Archive - June, 2012

Free Book of the Month: H. A. Ironside’s The Four Hundred Silent Years

“Harry Ironside is a great example of a preacher full of God’s Word.”—R. Kent Hughes

H. A. Ironside’s The Four Hundred Silent Years  is June’s Free Book of the Month!

Henry “Harry” Allen Ironside was one of the twentieth century’s greatest preachers. He held honorary degrees from Wheaton College and Bob Jones University and was frequently invited to lecture at Dallas Theological Seminary.

After serving as a Salvation Army officer for a brief period, Ironside joined the Plymouth Brethren and started what would become a highly successful itinerant ministry of preaching and teaching. He served as pastor at Moody Memorial Church from 1930 to 1948, preaching more than 7,000 sermons during his lifetime.

In The Four Hundred Silent Years, Ironside draws from sources like C. M. Grant’s Between the Testaments and the Apocrypha to piece together the timeline between the prophet Malachi and the Gospel of Matthew.

You can get Ironside’s book free throughout the end of June, and when you visit the Free Book of the Month page, you can enter to win the 65-volume Works of H. A. Ironside collection.

Visit the Free Book of the Month page to download your free book and enter the giveaway!

Using Greek Apocryphal Gospels in your Study (Part 2)

Greek Apocryphal Gospels

As the Greek Apocryphal Gospels, Fragments and Agrapha project is now in the “Under Development” stage of the pre-pub process, and since I’ve done some work on it, I thought it would be fun to write about some of the material.

Most folks aren’t familiar with this stuff, but it is very interesting and can even be helpful when looking at the events recorded in the New Testament.

In Part 1 of this two-part post, we talked about P.Vindob. 2325, an apocryphal fragment which has similarities with the gospel accounts of Jesus predicting Peter’s betrayal (Mt 26:30–35; Mk 14:26–30) .

There are also fragments of things that expand or add to canonical material, like P.Berol. 11710, two small fragments dating back to the sixth century that share a short interaction between Nathanael and Jesus, which perhaps expands a bit on Jn 1:47–51. One snippet from those small fragments: “The Rabbi also said, ‘Nathanael, walk in the sun.’ Nathanael answered him and said, ‘Rabbi Lord, you are the lamb of God who takes away the sins of the world.’”

These additions should not be considered canonical. But the influence of the Johannine themes (the light/darkness motif via “walk in the sun”; Nathanael calling Jesus “the lamb of God who takes away the sins of the world,” see Jn 1:29) are notable. For whatever reason, the author of this expansion thought these things were important enough to frame in this manner.

Some fragments give accounts of things altogether unknown. P.Oxy 840, dated to the fourth century, tells the story of a Pharisee and high priest (named Levi?) talking with Jesus and his disciples in the temple complex about purity. This one even has Jesus giving this Levi a “woe” statement:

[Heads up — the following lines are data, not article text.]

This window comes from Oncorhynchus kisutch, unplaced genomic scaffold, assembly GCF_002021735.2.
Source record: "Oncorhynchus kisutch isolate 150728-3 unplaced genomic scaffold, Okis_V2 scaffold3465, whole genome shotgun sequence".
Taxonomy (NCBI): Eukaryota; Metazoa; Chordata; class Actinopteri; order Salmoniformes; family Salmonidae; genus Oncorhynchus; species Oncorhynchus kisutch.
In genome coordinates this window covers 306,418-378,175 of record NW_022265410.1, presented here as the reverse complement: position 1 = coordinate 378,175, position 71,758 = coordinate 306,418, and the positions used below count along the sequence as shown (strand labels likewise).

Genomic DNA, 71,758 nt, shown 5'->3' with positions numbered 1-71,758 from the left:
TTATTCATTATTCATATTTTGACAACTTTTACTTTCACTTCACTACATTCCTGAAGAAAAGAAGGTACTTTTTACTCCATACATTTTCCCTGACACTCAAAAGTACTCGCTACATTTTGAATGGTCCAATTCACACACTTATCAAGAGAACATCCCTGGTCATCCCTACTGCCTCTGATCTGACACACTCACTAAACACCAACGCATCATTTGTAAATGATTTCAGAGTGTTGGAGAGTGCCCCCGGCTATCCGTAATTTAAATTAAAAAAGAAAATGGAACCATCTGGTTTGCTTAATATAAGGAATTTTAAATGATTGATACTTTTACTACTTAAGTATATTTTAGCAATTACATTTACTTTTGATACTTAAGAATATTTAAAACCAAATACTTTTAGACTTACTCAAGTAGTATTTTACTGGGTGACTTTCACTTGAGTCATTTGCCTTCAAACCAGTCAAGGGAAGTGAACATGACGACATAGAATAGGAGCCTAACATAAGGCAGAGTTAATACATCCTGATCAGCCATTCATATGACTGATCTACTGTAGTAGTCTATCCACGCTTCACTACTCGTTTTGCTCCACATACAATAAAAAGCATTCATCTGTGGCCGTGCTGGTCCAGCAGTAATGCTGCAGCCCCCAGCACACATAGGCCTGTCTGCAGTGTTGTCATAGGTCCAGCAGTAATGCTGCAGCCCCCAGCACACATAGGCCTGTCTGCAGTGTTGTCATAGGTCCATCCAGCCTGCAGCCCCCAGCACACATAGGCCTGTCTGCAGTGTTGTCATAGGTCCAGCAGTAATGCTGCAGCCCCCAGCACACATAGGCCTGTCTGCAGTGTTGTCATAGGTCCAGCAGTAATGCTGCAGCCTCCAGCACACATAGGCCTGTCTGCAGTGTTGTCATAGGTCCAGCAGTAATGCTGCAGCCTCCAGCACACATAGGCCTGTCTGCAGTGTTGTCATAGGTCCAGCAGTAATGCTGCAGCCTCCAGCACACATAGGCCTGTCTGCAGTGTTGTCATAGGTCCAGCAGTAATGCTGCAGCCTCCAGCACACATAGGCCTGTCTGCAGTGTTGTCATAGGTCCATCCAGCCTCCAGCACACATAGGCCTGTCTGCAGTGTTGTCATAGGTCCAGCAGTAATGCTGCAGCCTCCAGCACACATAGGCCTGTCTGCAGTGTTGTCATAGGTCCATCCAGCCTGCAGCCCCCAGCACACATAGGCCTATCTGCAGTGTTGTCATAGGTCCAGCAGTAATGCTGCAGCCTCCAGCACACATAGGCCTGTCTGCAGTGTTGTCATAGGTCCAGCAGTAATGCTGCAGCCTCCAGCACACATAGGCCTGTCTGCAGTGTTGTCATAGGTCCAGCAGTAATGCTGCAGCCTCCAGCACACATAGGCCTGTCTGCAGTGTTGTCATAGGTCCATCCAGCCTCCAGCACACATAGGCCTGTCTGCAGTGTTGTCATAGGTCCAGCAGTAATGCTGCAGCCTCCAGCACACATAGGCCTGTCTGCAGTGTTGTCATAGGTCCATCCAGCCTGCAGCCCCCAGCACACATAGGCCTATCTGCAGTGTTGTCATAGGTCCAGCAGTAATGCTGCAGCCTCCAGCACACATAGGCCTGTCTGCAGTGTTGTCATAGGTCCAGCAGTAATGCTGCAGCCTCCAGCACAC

“Woe to you, blind ones who do not see. You have washed in these running waters in which dogs and pigs have been cast night and day, and have cleansed the outsides of your skin, which also the prostitutes and the flute-girls anoint and wash and scrub and beautify for the lust of men.”

Yikes! There are elements that the gospels use in railing against Pharisees (a “woe” statement, talking about cleansing the outside and neglecting the inside, see Mt 23:25-37) but the substance is altogether unknown outside of this fragment. We can see, perhaps, how a segment of early Christianity continued portray the Pharisees in a derogatory manner.

Does this stuff interest you at all? Then you should check out the Greek Apocryphal Gospels, Fragments and Agrapha. It will include the Greek of these fragments and other documents. The fragmentary papyri and agrapha will also have translations. The larger apocryphal gospels will have newly-written introductions along with bibliographies. Each fragment will also have a short introduction; the agrapha will probably have an introduction for each source of agrapha. These introductions will also discuss parallels/relationships with the New Testament.

All of these things add to the understanding we have of how scripture was used and even how it was mis-used in the early days of the development of Christianity. We learn more about what sorts of stories they told, what sorts of sermons they preached, and how they tried to understand the gospel and tell it to others. By understanding even a little more about the cultural milieu of those early days of the development of Christianity, we end up with more insight to the gospel itself and how it was received by those who heard it.

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